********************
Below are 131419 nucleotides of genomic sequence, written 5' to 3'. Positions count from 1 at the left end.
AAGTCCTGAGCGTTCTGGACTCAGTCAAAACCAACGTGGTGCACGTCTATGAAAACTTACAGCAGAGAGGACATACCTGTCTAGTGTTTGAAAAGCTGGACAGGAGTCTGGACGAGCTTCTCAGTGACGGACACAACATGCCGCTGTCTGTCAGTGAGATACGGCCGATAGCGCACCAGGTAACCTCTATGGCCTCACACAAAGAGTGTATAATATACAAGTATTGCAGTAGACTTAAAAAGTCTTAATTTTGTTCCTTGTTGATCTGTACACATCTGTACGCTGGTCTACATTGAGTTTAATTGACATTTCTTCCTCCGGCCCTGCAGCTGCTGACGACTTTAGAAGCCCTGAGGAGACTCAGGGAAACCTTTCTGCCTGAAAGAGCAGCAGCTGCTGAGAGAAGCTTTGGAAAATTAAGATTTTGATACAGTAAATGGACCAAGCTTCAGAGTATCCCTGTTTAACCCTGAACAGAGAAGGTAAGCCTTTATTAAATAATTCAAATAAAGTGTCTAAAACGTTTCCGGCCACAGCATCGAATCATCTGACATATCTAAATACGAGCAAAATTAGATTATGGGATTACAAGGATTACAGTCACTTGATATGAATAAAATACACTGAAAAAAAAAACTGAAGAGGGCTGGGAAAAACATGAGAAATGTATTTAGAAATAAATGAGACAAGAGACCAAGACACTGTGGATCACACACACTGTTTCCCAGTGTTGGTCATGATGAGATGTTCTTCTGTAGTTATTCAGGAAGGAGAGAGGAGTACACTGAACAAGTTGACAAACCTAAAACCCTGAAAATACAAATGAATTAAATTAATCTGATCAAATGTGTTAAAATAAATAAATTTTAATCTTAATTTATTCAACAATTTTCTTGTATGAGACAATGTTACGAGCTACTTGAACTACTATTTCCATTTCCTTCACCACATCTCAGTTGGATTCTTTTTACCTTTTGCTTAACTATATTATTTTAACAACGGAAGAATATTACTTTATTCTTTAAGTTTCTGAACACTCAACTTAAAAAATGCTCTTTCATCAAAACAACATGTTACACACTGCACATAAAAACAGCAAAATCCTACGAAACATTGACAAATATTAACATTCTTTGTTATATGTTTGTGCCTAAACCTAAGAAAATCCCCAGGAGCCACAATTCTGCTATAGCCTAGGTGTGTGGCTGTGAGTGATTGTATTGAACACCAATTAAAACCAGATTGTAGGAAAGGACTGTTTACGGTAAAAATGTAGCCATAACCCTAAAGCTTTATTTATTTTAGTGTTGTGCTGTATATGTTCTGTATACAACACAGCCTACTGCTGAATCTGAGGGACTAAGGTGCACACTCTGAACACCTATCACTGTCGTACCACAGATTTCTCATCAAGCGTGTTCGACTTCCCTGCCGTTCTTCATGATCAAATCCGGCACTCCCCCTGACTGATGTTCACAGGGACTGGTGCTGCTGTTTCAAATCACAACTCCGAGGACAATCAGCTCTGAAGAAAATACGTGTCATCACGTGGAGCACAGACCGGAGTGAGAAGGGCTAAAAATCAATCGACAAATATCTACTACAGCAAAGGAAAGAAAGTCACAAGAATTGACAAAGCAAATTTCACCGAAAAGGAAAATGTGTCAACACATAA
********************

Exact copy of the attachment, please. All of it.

Below are 131419 nucleotides of genomic sequence, written 5' to 3'. Positions count from 1 at the left end.
AAGTCCTGAGCGTTCTGGACTCAGTCAAAACCAACGTGGTGCACGTCTATGAAAACTTACAGCAGAGAGGACATACCTGTCTAGTGTTTGAAAAGCTGGACAGGAGTCTGGACGAGCTTCTCAGTGACGGACACAACATGCCGCTGTCTGTCAGTGAGATACGGCCGATAGCGCACCAGGTAACCTCTATGGCCTCACACAAAGAGTGTATAATATACAAGTATTGCAGTAGACTTAAAAAGTCTTAATTTTGTTCCTTGTTGATCTGTACACATCTGTACGCTGGTCTACATTGAGTTTAATTGACATTTCTTCCTCCGGCCCTGCAGCTGCTGACGACTTTAGAAGCCCTGAGGAGACTCAGGGAAACCTTTCTGCCTGAAAGAGCAGCAGCTGCTGAGAGAAGCTTTGGAAAATTAAGATTTTGATACAGTAAATGGACCAAGCTTCAGAGTATCCCTGTTTAACCCTGAACAGAGAAGGTAAGCCTTTATTAAATAATTCAAATAAAGTGTCTAAAACGTTTCCGGCCACAGCATCGAATCATCTGACATATCTAAATACGAGCAAAATTAGATTATGGGATTACAAGGATTACAGTCACTTGATATGAATAAAATACACTGAAAAAAAAAACTGAAGAGGGCTGGGAAAAACATGAGAAATGTATTTAGAAATAAATGAGACAAGAGACCAAGACACTGTGGATCACACACACTGTTTCCCAGTGTTGGTCATGATGAGATGTTCTTCTGTAGTTATTCAGGAAGGAGAGAGGAGTACACTGAACAAGTTGACAAACCTAAAACCCTGAAAATACAAATGAATTAAATTAATCTGATCAAATGTGTTAAAATAAATAAATTTTAATCTTAATTTATTCAACAATTTTCTTGTATGAGACAATGTTACGAGCTACTTGAACTACTATTTCCATTTCCTTCACCACATCTCAGTTGGATTCTTTTTACCTTTTGCTTAACTATATTATTTTAACAACGGAAGAATATTACTTTATTCTTTAAGTTTCTGAACACTCAACTTAAAAAATGCTCTTTCATCAAAACAACATGTTACACACTGCACATAAAAACAGCAAAATCCTACGAAACATTGACAAATATTAACATTCTTTGTTATATGTTTGTGCCTAAACCTAAGAAAATCCCCAGGAGCCACAATTCTGCTATAGCCTAGGTGTGTGGCTGTGAGTGATTGTATTGAACACCAATTAAAACCAGATTGTAGGAAAGGACTGTTTACGGTAAAAATGTAGCCATAACCCTAAAGCTTTATTTATTTTAGTGTTGTGCTGTATATGTTCTGTATACAACACAGCCTACTGCTGAATCTGAGGGACTAAGGTGCACACTCTGAACACCTATCACTGTCGTACCACAGATTTCTCATCAAGCGTGTTCGACTTCCCTGCCGTTCTTCATGATCAAATCCGGCACTCCCCCTGACTGATGTTCACAGGGACTGGTGCTGCTGTTTCAAATCACAACTCCGAGGACAATCAGCTCTGAAGAAAATACGTGTCATCACGTGGAGCACAGACCGGAGTGAGAAGGGCTAAAAATCAATCGACAAATATCTACTACAGCAAAGGAAAGAAAGTCACAAGAATTGACAAAGCAAATTTCACCGAAAAGGAAAATGTGTCAACACATAA